Asked 22nd Apr, 2013

What is your opinion about the influence in agriculture of some indicators, such as aridity index or plant comfort index?

One of the main problems of the present is the one of crops adaptation to climate changes. For this we should work with many indicators, like the mentioned aridity indexes or, on the contrary, plant comfort indexes. I would be interested on details regarding this issue.

All Answers (2)

Jamel Chahed
University of Tunis El Manar
The arid zone is a geographical and climatic reality and our ancestors naturally adapted to it. This figure shows a shot of the olive groves of Chaal in Sfax (Tunisia): Olive trees as far as the eye can see, cultivated without the slightest drop of irrigation water, produce Olive-Oil of exceptional quality under rainfall of less than 250 mm per year. The same goes for Pistachio trees in Iran, Fig trees, and Almond trees... around the Mediterranean, all cultivated under rainfed conditions.
Figure source: A Conceptual Model for National Water Security in Water-Scarce Countries, By Jamel Chahed International Workshop on Water Security and Technology Innovation in Hydro-Environmental Engineering July 13, 2023. Available on:
See Also
"National water security– Case study of an arid country, Tunisia (Authors: Besbes, Chahed Hamdane), Springer (2019) 4:11". The Previous French version of the book is available in chapters on:
Jamel Chahed
University of Tunis El Manar
The Water Dependency Index (See References)
The comprehensive water balance expresses the amount of virtual water associated with food products trade and defines a "Water Dependency Index" (WDI), which represents the part of net virtual water in the total food demand water equivalent. This assumes that the allowance in Blue Water to irrigation must adjust to the available water once the direct needs insured.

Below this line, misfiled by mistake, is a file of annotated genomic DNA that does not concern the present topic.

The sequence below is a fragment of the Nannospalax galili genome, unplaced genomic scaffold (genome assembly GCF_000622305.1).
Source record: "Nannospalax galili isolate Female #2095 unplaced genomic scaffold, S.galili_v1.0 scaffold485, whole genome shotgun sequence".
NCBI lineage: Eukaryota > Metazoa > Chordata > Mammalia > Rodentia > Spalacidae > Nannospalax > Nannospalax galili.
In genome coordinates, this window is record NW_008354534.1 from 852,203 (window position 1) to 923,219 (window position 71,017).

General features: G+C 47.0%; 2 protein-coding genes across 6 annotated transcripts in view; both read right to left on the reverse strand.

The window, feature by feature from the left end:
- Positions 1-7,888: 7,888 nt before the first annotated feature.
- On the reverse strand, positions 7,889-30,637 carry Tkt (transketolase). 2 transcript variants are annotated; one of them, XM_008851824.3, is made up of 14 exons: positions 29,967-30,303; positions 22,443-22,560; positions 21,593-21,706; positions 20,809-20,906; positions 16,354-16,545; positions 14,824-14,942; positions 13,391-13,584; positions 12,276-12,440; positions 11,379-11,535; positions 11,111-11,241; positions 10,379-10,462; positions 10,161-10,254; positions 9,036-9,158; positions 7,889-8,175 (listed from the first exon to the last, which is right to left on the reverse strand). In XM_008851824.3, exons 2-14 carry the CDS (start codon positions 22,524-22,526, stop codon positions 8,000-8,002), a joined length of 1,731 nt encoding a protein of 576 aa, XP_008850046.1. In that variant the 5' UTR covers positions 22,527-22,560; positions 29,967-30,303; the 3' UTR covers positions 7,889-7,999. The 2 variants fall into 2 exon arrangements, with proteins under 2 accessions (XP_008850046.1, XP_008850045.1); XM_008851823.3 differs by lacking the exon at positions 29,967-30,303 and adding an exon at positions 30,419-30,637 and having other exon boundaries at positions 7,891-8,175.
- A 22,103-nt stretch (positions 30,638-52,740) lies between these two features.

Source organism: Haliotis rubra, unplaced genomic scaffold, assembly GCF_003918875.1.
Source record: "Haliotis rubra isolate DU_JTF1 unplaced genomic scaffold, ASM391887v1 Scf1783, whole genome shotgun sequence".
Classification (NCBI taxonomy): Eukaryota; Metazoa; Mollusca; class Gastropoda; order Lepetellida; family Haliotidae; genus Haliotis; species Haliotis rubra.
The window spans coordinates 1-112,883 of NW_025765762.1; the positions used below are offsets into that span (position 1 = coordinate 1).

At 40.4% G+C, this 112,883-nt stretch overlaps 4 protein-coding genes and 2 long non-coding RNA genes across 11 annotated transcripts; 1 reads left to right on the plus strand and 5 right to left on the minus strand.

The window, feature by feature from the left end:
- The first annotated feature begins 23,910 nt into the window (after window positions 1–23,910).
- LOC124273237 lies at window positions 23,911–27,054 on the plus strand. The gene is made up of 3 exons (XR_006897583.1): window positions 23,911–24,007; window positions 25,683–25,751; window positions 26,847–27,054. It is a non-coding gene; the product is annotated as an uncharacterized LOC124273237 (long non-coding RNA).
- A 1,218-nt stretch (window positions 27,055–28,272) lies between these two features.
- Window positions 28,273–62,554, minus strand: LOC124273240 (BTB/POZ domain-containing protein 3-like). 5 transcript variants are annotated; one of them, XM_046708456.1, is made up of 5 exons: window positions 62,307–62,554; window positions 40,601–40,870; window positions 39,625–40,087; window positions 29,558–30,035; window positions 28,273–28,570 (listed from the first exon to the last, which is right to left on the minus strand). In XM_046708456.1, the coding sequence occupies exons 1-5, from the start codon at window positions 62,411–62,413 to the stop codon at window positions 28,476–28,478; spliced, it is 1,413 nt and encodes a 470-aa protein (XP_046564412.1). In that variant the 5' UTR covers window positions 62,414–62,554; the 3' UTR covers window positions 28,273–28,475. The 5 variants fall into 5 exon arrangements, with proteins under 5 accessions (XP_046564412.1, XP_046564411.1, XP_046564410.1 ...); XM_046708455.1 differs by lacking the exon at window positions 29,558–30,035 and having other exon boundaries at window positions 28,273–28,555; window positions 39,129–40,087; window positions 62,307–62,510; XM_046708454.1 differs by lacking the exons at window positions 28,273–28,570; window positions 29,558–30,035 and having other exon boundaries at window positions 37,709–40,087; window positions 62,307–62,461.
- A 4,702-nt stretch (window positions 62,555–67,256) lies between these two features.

The Food Demand Water Equivalent (FDWE) includes water equivalent of Agricultural Production consumed on the local market and the water-equivalent of agri-food imports. The water equivalent of agricultural production includes green water-equivalent and blue water equivalent.
The "Water Dependency Index" (WDI) defined by Besbes et al. (2002, 2010) represents the net equivalent of Virtual Water volumes (Imports-Exports) within the total food demand and is expressed as: WDI = (IMP-EXP) / FDWE.
If one refers to international literature, the concept of water dependency, as defined by FAO (2003), relates only to blue water; it expresses the external renewable water resources (originating outside the country) as a percentage of the total renewable water resources (internal and external). This definition has been largely used by the scientific community as well as by international organisations.